Flashcard 1473659407628

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Question
The additional information provided may include:


A governance report describing [...],
Answer
the structure of the company’s board of directors


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#13; A report from management discussing the results (typically called management discussion and analysis or management commentary), An external auditor’s report providing assurances, A governance report describing <span>the structure of the company’s board of directors, and a corporate responsibility report.<span><body><html>

Original toplevel document

3.1. Financial Statements and Supplementary Information
with the required financial statements, a company typically provides additional information in its financial reports. In many jurisdictions, some or all of this additional information is mandated by regulators or accounting standards boards. <span>The additional information provided may include a letter from the chairman of the company, a report from management discussing the results (typically called management discussion and analysis [MD&A] or management commentary), an external auditor’s report providing assurances, a governance report describing the structure of the company’s board of directors, and a corporate responsibility report. As part of his or her analysis, the financial analyst should read and assess this additional information along with the financial statements. The following sections describe and illustr







Flashcard 1473661766924

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Question
The additional information provided may include:

and a [...] report.
Answer
corporate responsibility


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s (typically called management discussion and analysis or management commentary), An external auditor’s report providing assurances, A governance report describing the structure of the company’s board of directors, and a <span>corporate responsibility report.<span><body><html>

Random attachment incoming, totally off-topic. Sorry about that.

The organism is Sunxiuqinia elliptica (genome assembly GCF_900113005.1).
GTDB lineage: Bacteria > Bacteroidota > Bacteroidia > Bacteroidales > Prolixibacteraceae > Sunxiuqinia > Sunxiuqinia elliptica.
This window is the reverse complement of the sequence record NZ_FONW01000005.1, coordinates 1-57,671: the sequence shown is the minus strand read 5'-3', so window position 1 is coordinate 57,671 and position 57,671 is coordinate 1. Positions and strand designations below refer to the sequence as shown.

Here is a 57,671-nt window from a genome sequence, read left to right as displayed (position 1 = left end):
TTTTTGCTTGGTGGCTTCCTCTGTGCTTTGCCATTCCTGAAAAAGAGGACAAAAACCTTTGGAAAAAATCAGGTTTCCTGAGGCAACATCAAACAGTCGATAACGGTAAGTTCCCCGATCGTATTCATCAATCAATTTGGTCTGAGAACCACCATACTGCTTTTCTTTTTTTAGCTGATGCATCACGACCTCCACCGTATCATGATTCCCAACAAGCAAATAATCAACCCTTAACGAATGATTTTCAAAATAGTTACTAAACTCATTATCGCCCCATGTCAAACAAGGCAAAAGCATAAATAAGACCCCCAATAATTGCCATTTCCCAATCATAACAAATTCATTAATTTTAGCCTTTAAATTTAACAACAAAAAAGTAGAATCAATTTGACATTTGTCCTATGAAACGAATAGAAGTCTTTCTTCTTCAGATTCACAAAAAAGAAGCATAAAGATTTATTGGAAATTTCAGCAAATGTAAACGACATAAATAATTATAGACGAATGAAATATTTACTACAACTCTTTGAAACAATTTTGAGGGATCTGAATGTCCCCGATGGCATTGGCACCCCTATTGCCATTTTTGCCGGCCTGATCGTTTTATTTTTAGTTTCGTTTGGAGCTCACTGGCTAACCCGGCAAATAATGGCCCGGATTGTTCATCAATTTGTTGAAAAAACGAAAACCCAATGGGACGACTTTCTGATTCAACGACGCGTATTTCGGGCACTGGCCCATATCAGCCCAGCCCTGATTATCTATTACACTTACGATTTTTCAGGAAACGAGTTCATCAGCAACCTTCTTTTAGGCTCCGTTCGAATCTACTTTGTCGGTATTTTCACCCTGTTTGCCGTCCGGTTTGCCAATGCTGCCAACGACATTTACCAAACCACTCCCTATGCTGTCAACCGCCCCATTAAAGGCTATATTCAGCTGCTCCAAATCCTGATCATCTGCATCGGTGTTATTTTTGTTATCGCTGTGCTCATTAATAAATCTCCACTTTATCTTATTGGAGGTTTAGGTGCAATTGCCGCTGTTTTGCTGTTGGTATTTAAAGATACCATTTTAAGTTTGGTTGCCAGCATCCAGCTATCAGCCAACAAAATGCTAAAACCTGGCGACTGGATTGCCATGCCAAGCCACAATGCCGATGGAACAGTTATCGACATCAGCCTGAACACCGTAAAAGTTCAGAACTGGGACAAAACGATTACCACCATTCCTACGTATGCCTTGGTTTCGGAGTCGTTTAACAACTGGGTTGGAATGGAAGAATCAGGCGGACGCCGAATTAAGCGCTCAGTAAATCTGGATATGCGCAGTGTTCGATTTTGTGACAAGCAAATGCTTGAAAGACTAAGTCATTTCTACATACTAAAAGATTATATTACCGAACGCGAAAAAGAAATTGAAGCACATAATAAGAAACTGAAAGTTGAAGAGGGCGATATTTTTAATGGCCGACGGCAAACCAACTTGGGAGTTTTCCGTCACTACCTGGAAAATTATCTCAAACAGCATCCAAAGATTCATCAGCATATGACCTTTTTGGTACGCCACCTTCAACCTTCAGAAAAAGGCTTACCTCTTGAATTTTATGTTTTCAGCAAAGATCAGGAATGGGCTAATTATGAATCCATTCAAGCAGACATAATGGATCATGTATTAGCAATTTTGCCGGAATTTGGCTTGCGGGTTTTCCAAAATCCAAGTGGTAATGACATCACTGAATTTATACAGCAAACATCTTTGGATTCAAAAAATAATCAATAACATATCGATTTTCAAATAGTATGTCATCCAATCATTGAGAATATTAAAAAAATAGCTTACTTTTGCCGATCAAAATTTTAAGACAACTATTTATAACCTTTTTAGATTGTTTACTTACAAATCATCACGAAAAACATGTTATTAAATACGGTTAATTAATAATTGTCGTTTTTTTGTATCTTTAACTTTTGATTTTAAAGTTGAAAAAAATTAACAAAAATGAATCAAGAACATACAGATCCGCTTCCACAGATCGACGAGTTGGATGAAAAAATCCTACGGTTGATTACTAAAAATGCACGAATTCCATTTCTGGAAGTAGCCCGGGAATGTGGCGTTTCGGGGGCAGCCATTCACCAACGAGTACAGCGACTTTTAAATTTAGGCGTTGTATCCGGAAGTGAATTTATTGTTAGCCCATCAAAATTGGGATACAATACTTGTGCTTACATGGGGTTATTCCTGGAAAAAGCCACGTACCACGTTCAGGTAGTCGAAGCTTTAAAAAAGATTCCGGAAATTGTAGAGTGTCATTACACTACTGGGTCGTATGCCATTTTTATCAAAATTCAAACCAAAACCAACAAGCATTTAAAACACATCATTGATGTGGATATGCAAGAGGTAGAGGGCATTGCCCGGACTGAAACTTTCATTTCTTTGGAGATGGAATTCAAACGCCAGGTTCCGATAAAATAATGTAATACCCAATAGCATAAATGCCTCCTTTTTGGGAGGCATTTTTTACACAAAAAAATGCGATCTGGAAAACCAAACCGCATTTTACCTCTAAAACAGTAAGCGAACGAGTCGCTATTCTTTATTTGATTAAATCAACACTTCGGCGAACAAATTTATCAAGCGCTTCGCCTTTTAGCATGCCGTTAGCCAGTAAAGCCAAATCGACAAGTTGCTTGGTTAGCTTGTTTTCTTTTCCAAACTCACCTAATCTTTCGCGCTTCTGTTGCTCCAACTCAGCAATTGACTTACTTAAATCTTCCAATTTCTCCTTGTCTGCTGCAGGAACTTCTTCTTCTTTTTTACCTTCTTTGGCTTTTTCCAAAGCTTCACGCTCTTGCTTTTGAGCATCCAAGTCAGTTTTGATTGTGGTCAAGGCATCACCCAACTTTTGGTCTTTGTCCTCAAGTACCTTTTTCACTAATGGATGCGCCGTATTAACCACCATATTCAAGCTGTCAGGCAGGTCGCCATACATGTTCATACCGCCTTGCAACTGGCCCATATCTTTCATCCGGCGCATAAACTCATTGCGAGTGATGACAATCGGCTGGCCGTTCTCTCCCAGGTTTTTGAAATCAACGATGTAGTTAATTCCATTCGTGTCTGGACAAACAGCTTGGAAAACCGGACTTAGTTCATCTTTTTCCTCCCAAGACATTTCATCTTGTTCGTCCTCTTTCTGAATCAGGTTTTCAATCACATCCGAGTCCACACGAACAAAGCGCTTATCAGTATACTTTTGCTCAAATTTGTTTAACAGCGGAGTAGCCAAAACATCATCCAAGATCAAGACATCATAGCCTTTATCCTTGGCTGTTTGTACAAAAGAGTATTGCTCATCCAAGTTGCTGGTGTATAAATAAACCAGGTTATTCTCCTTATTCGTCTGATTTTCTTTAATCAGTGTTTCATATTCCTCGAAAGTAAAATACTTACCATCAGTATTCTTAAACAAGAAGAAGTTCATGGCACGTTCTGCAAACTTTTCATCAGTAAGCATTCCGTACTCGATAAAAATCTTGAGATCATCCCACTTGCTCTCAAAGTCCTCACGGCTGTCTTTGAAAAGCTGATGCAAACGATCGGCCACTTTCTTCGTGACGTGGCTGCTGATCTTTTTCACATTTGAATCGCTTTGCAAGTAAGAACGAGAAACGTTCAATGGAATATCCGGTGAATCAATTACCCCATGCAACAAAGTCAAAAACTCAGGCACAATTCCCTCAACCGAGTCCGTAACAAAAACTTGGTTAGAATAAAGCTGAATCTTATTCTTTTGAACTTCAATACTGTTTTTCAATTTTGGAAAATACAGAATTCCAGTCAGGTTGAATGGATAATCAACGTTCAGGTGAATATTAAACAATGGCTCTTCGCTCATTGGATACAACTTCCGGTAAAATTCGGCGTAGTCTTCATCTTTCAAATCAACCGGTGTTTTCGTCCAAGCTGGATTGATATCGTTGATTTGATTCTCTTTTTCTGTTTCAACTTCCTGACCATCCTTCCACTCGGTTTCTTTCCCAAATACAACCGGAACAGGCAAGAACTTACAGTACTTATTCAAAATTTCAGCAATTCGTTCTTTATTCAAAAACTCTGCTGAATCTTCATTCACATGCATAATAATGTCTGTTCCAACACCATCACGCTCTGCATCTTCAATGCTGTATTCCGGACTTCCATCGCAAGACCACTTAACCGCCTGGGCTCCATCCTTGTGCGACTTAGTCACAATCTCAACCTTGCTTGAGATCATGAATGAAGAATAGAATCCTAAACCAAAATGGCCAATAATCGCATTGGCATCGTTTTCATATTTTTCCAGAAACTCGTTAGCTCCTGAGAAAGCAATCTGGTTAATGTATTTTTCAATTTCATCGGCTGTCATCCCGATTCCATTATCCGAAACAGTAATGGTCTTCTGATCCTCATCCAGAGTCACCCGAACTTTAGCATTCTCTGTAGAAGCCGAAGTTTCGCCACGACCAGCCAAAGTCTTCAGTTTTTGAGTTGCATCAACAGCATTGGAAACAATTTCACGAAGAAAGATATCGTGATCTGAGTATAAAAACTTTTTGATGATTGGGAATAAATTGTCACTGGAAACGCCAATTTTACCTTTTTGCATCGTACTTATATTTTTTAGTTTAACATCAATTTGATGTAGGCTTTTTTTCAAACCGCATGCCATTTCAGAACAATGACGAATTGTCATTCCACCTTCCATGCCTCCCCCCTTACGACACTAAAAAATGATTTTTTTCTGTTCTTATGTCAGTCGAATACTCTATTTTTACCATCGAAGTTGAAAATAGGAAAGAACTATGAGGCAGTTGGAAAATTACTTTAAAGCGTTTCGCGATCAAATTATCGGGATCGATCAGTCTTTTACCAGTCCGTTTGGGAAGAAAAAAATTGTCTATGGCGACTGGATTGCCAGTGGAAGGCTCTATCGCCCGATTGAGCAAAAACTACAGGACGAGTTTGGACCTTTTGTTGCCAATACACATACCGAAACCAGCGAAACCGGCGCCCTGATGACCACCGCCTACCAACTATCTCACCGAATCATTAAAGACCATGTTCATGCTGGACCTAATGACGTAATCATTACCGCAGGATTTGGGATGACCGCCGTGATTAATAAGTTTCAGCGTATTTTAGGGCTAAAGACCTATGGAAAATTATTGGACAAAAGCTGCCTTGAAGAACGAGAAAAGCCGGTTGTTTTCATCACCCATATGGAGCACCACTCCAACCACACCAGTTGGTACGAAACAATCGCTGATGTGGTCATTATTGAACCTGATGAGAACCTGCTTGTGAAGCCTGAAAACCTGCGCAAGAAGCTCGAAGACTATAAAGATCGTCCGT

Original toplevel document

3.1. Financial Statements and Supplementary Information
with the required financial statements, a company typically provides additional information in its financial reports. In many jurisdictions, some or all of this additional information is mandated by regulators or accounting standards boards. <span>The additional information provided may include a letter from the chairman of the company, a report from management discussing the results (typically called management discussion and analysis [MD&A] or management commentary), an external auditor’s report providing assurances, a governance report describing the structure of the company’s board of directors, and a corporate responsibility report. As part of his or her analysis, the financial analyst should read and assess this additional information along with the financial statements. The following sections describe and illustr







Article 1473664126220

3.1.1. Balance Sheet
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The balance sheet (also called the statement of financial position or statement of financial condition ) presents a company’s current financial position by disclosing the resources the company controls (assets) and its obligations to lenders and other creditors (liabilities) at a specific point in time. Owners’ equity represents the excess of assets over liabilities. This amount is attributable to the company’s owners or shareholders. Owners’ equity is the owners’ residual interest in (i.e., residual claim on) the company’s assets after deducting its liabilities. The relationship among the three parts of the balance sheet (assets, liabilities, and owners’ equity) can be expressed in the following equation form: Assets = Liabilities + Owners’ equity. This equation (sometimes called the accounting equation or the balance sheet equation) shows that the total amount of assets must equal or balance to the combined total amounts of liabilities and owners’ equity. Alternatively, the equation may b